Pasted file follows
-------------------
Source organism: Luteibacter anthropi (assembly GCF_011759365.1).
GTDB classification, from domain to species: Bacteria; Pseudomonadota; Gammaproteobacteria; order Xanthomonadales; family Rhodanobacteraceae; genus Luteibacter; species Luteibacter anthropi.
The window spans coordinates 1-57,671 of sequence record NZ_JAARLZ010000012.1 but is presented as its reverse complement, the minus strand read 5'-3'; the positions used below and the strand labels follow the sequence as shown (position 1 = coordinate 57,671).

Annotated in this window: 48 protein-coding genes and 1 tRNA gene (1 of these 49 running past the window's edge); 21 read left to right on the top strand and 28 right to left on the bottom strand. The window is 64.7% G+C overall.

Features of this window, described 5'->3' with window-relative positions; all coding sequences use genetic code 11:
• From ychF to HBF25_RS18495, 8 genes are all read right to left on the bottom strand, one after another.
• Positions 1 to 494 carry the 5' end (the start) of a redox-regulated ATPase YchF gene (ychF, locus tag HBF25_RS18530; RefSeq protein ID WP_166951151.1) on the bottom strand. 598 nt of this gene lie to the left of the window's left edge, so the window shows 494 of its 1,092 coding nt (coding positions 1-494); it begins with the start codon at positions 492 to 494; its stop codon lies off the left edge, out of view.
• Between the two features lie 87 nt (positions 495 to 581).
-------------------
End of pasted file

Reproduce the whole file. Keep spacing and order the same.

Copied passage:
Source organism: Luteibacter anthropi (assembly GCF_011759365.1).
GTDB classification, from domain to species: Bacteria; Pseudomonadota; Gammaproteobacteria; order Xanthomonadales; family Rhodanobacteraceae; genus Luteibacter; species Luteibacter anthropi.
The window spans coordinates 1-57,671 of sequence record NZ_JAARLZ010000012.1 but is presented as its reverse complement, the minus strand read 5'-3'; the positions used below and the strand labels follow the sequence as shown (position 1 = coordinate 57,671).

Annotated in this window: 48 protein-coding genes and 1 tRNA gene (1 of these 49 running past the window's edge); 21 read left to right on the top strand and 28 right to left on the bottom strand. The window is 64.7% G+C overall.

Features of this window, described 5'->3' with window-relative positions; all coding sequences use genetic code 11:
• From ychF to HBF25_RS18495, 8 genes are all read right to left on the bottom strand, one after another.
• Positions 1 to 494 carry the 5' end (the start) of a redox-regulated ATPase YchF gene (ychF, locus tag HBF25_RS18530; RefSeq protein ID WP_166951151.1) on the bottom strand. 598 nt of this gene lie to the left of the window's left edge, so the window shows 494 of its 1,092 coding nt (coding positions 1-494); it begins with the start codon at positions 492 to 494; its stop codon lies off the left edge, out of view.
• Between the two features lie 87 nt (positions 495 to 581).